Just last year we brought you news of the misguided proposal that would have eliminated Missouri's personal and corporate income taxes and replace that revenue with an expanded sales tax. The proposal, called by some the "Fair Tax," would create a mega sales tax that would supposedly have a lower rate, but would be levied on everything from rent to child care and even food (which is currently not taxed through the state sales tax).
Last year, the plan passed the House of Representatives, but failed in the Senate, which was a really good thing given ITEP's findings that the legislation would have meant a net tax increase for all income groups except the richest 5 percent. We also found that if the proposal was really going to be revenue-neutral (as proponents claim) while also providing a rebate to Missourians (which they also promise), the new average state and local sales tax rate would have to be 12.5 percent. That's nearly double the 5.11 percent proponents of the bill claim, and it's at least a third more than the sales tax rates of neighboring states.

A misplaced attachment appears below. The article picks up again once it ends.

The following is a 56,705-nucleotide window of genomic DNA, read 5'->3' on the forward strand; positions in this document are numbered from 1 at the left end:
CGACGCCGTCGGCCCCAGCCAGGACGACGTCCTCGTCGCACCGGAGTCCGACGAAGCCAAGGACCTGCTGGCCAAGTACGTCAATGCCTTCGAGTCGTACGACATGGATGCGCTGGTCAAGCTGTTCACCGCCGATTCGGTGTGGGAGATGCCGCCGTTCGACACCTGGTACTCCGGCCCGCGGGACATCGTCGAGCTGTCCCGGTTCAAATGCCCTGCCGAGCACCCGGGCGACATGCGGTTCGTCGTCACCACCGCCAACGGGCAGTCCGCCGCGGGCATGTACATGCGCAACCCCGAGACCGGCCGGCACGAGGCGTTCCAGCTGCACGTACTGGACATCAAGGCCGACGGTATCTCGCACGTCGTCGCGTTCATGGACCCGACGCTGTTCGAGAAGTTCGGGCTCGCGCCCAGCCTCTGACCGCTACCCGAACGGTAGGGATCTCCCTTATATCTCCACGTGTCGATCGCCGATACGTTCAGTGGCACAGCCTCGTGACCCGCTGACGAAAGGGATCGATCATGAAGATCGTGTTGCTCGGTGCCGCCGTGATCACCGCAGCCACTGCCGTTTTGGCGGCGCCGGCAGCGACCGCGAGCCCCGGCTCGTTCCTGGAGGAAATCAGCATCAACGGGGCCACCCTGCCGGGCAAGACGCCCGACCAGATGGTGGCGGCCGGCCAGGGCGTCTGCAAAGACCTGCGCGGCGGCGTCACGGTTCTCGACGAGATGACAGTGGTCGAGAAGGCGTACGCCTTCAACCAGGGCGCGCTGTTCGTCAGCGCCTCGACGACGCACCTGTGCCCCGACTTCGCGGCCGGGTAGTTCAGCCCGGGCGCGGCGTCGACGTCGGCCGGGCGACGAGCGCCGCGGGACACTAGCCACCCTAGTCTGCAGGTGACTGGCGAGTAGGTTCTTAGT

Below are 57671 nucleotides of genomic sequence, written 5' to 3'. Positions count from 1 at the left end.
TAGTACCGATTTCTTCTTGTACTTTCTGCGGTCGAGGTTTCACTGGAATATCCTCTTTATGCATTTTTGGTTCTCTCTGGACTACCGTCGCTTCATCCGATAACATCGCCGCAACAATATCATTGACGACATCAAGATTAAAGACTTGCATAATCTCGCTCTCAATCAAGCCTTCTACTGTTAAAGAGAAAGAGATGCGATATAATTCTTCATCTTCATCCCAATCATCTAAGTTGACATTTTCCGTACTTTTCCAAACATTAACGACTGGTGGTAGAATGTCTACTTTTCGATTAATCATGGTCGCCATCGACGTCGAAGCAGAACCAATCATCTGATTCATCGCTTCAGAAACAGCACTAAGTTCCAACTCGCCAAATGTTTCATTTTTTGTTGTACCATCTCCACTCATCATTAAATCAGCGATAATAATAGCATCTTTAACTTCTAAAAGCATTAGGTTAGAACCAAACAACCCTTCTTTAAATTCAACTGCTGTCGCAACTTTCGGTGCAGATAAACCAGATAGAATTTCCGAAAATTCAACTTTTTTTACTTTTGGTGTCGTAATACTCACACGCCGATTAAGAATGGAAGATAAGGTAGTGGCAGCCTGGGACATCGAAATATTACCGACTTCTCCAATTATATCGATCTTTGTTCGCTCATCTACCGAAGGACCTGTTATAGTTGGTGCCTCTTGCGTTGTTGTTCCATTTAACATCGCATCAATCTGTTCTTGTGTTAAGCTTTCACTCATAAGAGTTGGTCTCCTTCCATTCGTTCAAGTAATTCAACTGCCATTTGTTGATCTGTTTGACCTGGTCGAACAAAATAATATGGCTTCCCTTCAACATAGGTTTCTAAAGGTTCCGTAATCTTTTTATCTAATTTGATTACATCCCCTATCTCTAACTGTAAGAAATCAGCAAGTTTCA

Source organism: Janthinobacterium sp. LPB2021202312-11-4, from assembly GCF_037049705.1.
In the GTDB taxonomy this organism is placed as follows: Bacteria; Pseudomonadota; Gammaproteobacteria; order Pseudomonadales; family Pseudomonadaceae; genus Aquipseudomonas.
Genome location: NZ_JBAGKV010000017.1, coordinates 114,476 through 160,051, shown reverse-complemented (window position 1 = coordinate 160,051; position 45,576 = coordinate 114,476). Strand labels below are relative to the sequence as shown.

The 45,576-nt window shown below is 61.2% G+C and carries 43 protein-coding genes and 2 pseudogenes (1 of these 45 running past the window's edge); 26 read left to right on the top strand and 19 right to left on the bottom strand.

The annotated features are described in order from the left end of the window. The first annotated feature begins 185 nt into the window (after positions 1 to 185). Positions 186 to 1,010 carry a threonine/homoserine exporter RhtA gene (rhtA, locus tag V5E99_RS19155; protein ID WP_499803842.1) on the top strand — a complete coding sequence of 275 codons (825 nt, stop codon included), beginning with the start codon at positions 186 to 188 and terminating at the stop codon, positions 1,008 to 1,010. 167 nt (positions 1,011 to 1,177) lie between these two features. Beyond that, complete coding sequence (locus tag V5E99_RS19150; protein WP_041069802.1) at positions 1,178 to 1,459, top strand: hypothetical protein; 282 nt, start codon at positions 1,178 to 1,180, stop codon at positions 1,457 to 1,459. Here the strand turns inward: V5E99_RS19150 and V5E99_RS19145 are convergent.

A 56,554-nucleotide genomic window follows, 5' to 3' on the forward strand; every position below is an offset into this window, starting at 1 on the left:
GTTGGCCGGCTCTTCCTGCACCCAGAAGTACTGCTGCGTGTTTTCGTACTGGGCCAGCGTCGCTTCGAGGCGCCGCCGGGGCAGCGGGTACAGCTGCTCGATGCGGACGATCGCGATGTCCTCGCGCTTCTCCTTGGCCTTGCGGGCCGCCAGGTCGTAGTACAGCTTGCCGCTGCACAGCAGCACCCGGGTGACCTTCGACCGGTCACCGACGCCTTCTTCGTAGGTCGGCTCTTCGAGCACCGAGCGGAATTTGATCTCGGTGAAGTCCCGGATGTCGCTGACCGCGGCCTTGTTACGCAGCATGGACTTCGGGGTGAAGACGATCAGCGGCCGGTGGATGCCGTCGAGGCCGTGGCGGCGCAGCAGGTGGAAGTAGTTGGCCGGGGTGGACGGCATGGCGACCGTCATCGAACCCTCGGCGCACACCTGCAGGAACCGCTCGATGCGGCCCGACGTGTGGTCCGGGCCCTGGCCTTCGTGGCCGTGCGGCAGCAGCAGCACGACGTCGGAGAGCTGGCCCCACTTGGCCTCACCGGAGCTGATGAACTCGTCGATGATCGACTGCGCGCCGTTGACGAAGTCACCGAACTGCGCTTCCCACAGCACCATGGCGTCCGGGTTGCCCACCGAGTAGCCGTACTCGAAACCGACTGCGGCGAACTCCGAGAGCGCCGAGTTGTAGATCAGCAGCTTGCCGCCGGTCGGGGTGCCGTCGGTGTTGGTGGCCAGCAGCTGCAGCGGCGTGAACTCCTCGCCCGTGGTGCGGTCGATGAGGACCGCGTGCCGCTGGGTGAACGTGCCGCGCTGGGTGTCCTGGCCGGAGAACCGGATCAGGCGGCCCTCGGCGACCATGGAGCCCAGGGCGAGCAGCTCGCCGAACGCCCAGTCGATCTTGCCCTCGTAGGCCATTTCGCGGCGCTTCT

Despite damning evidence from both ITEP and the Missouri Budget Project, proponents of the "Fair Tax" are at it again. This week both opponents and proponents of the legislation testified in the Missouri Senate, including Dr. Arthur Laffer, a rabid anti-taxer, who reportedly said, "I mean, all taxes are bad." Keep your eyes peeled on this state tax battle, which is likely to receive a lot of attention nationally.